Saturday, December 20, 2014

Christie addresses casinos, the Boss at town hall

New Jersey Governor Chris Christie gestures during the second day of the 5th annual Faith & Freedom Coalition´s "Road to Majority" Policy Conference in Washington in this file photo from June 20, 2014. New Jersey voters favor former Secretary of State Hillary Clinton over their own Governor Chris Christie in the 2016 U.S. presidential race, according to poll results released August 6, 2014.     (REUTERS/Larry Downing)
New Jersey Governor Chris Christie gestures during the second day of the 5th annual Faith & Freedom Coalition's "Road to Majority" Policy Conference in Washington in this file photo from June 20, 2014. New Jersey voters favor former Secretary of State Hillary Clinton over their own Governor Chris Christie in the 2016 U.S. presidential race, according to poll results released August 6, 2014. (REUTERS/Larry Downing) Reuters
LONG BRANCH, N.J. - Gov. Christie talked about Atlantic City casinos, cautioned against rushing to judgment in the shooting of a black teenager in Missouri, and defended his use of Bruce Springsteen music, Tuesday in the latest installment of his summer "No Pain, No Gain" town-hall meeting series.

Many previous events have featured protests by retirees and labor groups as well as Atlantic City casino workers urging Christie to do more to save their jobs following a series of announced closures.

But this time, Christie was met with just a single protester - a woman who objected to Christie's staff playing Springsteen music before his events.

Christie began the town hall by addressing the situation in Atlantic City, where three casinos are set to shut their doors in the coming weeks. Showboat is slated to close Aug. 31, Revel will close its hotel Sept. 1 and its casino Sept. 2, and the Trump Plaza is closing Sept. 16.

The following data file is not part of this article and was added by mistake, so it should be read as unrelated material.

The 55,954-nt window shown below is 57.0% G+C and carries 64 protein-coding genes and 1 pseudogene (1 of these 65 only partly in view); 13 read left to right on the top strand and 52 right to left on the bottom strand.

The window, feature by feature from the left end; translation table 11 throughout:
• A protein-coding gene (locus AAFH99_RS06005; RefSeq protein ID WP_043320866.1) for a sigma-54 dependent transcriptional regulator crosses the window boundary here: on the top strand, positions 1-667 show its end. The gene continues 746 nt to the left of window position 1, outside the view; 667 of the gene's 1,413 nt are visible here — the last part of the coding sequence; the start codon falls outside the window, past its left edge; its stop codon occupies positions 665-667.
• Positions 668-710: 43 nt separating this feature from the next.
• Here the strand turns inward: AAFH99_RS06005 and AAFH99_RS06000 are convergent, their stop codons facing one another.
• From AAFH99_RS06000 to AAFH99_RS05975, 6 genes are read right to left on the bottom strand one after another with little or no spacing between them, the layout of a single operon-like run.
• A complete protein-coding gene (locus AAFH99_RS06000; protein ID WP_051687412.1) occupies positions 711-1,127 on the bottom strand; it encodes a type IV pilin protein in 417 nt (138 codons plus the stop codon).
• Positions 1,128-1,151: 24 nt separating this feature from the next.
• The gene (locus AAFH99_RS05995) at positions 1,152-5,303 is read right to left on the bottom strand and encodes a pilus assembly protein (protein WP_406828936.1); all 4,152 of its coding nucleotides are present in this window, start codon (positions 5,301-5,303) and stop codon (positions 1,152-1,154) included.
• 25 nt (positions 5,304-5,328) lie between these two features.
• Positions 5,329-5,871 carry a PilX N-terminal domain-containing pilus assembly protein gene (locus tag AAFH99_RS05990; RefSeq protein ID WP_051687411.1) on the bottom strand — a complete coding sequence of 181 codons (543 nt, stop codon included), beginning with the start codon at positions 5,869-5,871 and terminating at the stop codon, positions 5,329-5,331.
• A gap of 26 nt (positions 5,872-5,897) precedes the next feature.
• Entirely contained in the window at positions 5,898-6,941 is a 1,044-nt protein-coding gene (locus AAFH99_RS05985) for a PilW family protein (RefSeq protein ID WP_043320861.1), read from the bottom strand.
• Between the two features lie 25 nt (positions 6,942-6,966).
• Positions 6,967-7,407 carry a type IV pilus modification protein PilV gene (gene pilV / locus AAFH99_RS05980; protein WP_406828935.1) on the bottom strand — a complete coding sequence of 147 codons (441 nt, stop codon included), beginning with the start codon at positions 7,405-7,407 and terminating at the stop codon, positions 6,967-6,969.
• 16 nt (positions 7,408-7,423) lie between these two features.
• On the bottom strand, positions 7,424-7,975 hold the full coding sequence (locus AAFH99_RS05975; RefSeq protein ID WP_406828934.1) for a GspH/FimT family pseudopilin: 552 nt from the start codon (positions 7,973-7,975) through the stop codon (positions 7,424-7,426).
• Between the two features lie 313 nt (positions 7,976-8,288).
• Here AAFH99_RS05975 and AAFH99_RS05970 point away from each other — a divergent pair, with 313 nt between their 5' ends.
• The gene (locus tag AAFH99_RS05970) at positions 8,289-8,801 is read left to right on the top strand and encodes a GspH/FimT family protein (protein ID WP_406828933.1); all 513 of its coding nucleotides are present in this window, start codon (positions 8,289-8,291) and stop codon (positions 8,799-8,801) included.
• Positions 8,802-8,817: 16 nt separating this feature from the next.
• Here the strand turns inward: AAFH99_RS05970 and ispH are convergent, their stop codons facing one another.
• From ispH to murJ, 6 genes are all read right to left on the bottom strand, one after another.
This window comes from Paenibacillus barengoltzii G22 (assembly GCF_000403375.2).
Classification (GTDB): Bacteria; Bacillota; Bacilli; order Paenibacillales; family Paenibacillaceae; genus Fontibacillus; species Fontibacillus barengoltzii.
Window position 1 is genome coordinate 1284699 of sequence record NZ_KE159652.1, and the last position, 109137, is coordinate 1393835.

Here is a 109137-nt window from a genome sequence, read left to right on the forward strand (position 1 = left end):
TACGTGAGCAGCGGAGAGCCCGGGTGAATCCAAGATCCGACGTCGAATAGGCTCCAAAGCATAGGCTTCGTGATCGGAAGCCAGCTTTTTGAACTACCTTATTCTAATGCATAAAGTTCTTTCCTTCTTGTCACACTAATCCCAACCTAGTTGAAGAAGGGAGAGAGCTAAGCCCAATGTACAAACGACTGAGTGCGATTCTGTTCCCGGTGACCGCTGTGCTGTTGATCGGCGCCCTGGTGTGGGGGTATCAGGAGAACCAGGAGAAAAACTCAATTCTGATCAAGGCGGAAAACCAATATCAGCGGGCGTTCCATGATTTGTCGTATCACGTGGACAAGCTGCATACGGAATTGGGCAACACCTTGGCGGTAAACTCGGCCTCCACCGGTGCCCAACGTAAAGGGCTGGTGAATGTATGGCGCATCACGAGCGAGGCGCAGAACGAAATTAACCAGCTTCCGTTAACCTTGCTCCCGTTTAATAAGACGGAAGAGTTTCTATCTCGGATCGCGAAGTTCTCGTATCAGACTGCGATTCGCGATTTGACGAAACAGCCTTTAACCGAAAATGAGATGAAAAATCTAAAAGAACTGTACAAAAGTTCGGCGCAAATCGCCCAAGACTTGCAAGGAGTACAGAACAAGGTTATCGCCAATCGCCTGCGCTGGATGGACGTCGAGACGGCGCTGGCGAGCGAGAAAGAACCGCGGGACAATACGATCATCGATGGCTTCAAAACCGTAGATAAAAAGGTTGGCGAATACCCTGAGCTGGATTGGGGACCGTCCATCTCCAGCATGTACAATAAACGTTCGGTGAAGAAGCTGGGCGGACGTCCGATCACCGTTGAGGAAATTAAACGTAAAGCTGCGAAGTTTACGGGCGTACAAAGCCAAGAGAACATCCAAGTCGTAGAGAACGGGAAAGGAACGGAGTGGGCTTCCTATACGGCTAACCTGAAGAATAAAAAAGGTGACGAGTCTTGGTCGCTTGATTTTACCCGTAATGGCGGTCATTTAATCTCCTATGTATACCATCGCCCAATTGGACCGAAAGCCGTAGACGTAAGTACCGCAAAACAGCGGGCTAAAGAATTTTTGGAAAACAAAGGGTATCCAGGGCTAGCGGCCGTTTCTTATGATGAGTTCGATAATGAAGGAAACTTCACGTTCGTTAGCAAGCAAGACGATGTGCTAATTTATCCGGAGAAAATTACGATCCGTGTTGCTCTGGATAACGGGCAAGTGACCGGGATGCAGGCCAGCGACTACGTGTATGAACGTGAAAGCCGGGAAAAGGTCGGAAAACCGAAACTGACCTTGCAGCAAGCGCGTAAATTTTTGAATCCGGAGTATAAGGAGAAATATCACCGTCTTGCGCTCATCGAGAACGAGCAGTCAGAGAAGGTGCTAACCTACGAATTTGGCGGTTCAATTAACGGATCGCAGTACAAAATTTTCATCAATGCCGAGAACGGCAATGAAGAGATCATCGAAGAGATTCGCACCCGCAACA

Christie, who is set to convene a summit with officials and stakeholders next month, said once again that he remained dedicated to the city and helping laid-off workers find new jobs.

"We can't look at this as a disaster. It's not a disaster," he said, pressing the need to transform the city into a full-service resort.

Asked about the protests in Ferguson, Mo., Christie said it was too soon to draw conclusions about the fatal shooting of an unarmed black teenager by a white police officer and the subsequent unrest there, and criticized other politicians who have weighed in.

Christie, a potential 2016 presidential candidate, was asked whether the protests in Ferguson gave him pause about militarization of police in New Jersey.

He cautioned against drawing conclusions or generalizations about the shooting of Michael Brown or what has happened in the days since until all the facts are known.

"None of us quite know yet exactly what happened in Ferguson," he said. "I've been urging people to not prejudge anything here."

Christie, a former prosecutor, said he always hated when politicians would weigh in on his cases, and criticized those who have in this case.

Politicians and public figures "who jump out now and start saying a lot of things, they're just trying to get their name in the newspaper," he said.

He also accused news anchors of making a "spectacle" out of the situation in Ferguson, where police officers in riot gear have lined the streets as violence erupts nightly.

Christie went on to praise the U.S. justice system as the best in the world, and said the overwhelming majority of police officers in the country are hardworking people who put their lives on the line every day.

He urged prayers for Brown's parents and said that as a parent, losing a child would be unthinkable, regardless of the circumstances.

"The sorrow and pain that these parents must feel right now is indescribable," he said.

At another point, a woman challenged Christie over his use of Springsteen's music at his events, suggesting that the Boss had asked him not to play it. Springsteen has criticized Christie's policies and appeared in a musical skit mocking the Republican after the George Washington Bridge scandal broke.

Christie, a professed Springsteen mega-fan, insisted the woman was mistaken. He said that he had seen Springsteen recently and that the rocker had said nothing to that effect.

"I know Bruce and I've spoken to Bruce, and you're wrong," he said.

The governor's staff eventually cut off the woman's microphone as she tried to engage him on another issue.

"If you want to debate me, run for governor," he said.

The woman spent most of the rest of the event holding up a sign that read "Indict" next to a drawing of handcuffs.

Jill Colvin Associated Press
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